By Pamela Bleve, Data Scientist and Machine Learning Engineer at CounterTack
In today's blog post, we will learn about:
1. Imputing data in highly imbalanced datasets. The imbalance issue.
2. Training machine learning models with highly imbalanced datasets
Obtaining good training data is on of the most challenging problems when using machine learning for cyber security. Classifiers are only as good as the data used to train them, and reliably labeled data is especially important in supervised machine learning.
The imbalanced dataset problem has been attracting much attention in the machine learning community. There are many real-world applications that are faced with class imbalance problem. A few examples for these applications are fault diagnosis, anomaly detection, fraud detection, computer vision, face recognition, medical diagnosis and others where this issue is highly significant and the frequency of one class (e.g. cancer) can be 1000 times less than another class (e.g. healthy patient).
As an example, the most common issue which influences the classification, during breast cancer malignancy grading, is directly caused by imbalanced number of cases of the malignancy classes. This acts as a challenge for pattern recognition algorithms and often results in a significant reduction of the classification accuracy for the minority class.
One biological disease related example is that in microRNA dataset which is associated with cancer, the number of experimentally validated microRNAs are much greater than the number of microRNAs that are not associated with cancer. Minority class is generally considered a noisy dataset and consequently overlooked by the classes that have majority because of the high imbalanced dataset used to train a classifier.
This hard problem is currently faced by all the organizations in the cybersecurity field as well.
This article will focus on highly imbalanced intrusion datasets and how to deal with the class imbalance problem when the organization doesn’t have exposure to a large amount and wide variation of attack traffic.
Classifying Network attacks
One common cybersecurity goal is preventing bad actors from getting on unauthorized computer networks and finding an intruder who has bypassed such preventions and is possibly already on the network.
The most frequently used algorithm to identify events of security compromise on a network is anomaly detection. In a real-time scenario, you have a billion examples of normal traffic inside the network activity data, and only a few examples of abnormal/bad/malicious traffic, that belongs to some of the general categories:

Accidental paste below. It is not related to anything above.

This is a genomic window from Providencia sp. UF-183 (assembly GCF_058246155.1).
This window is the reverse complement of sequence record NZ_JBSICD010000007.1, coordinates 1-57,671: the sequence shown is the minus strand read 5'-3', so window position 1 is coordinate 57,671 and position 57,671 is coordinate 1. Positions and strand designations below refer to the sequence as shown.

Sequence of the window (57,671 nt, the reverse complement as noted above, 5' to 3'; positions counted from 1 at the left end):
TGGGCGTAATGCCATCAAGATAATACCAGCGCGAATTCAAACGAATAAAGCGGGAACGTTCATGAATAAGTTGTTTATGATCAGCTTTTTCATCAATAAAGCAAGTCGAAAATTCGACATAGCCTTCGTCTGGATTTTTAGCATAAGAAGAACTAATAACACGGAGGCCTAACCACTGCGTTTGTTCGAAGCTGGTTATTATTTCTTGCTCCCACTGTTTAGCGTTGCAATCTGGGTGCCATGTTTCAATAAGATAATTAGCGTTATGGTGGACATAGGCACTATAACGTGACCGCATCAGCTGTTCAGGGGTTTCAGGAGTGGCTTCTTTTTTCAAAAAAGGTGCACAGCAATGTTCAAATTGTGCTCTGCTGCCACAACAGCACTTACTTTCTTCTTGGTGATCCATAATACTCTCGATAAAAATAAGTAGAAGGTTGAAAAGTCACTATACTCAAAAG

- dos (Denial of Service)
- rl2 (Unauthorized accesses from remote servers)
- u2r (Privilege escalation attempts)
- probe (Brute-force probing attacks)
It can be difficult to accurately predict the class distribution of real-life data. In a particular scenario, for instance, when designing a network attack classifier for deployment on a network that doesn’t contain any database servers, the sql-injection attack traffic might be near nonexistent.
If we examine a training data class distribution as following:
One obvious observation is that the classes are tremendously imbalanced. For instance, the u2r class is smaller than the dos class by three order of magnitude in the training set. If we ignore this class imbalance and use the training data as is, there is a chance that the model will learn a lot more about the benign and dos classes compared to the u2r and r2l classes, which can result in an undesirable bias in the classifier.
Even if we want a binary detection between benign and malicious activities (normal vs abnormal), it is a tough task to build a classifier on such imbalance of class examples, because the classifier would simply label everything as normal and produce a very high classification accuracy. Anomaly detection algorithms were created for grossly imbalanced datasets. Since the diversity found in networks makes modeling normality difficult, and it can lead to a high rate of false alarms, the anomaly detection problem can be turned into a binary classification problem.
Transform into Binary Classification:
If we take a look at this example:
# 0 == benign 700,000
# 1 == malicious 56050
Only about 8% of the observations were balanced. Therefore, if we were to always predict 0, we'd achieve an accuracy of 92%.
Train model on imbalanced data: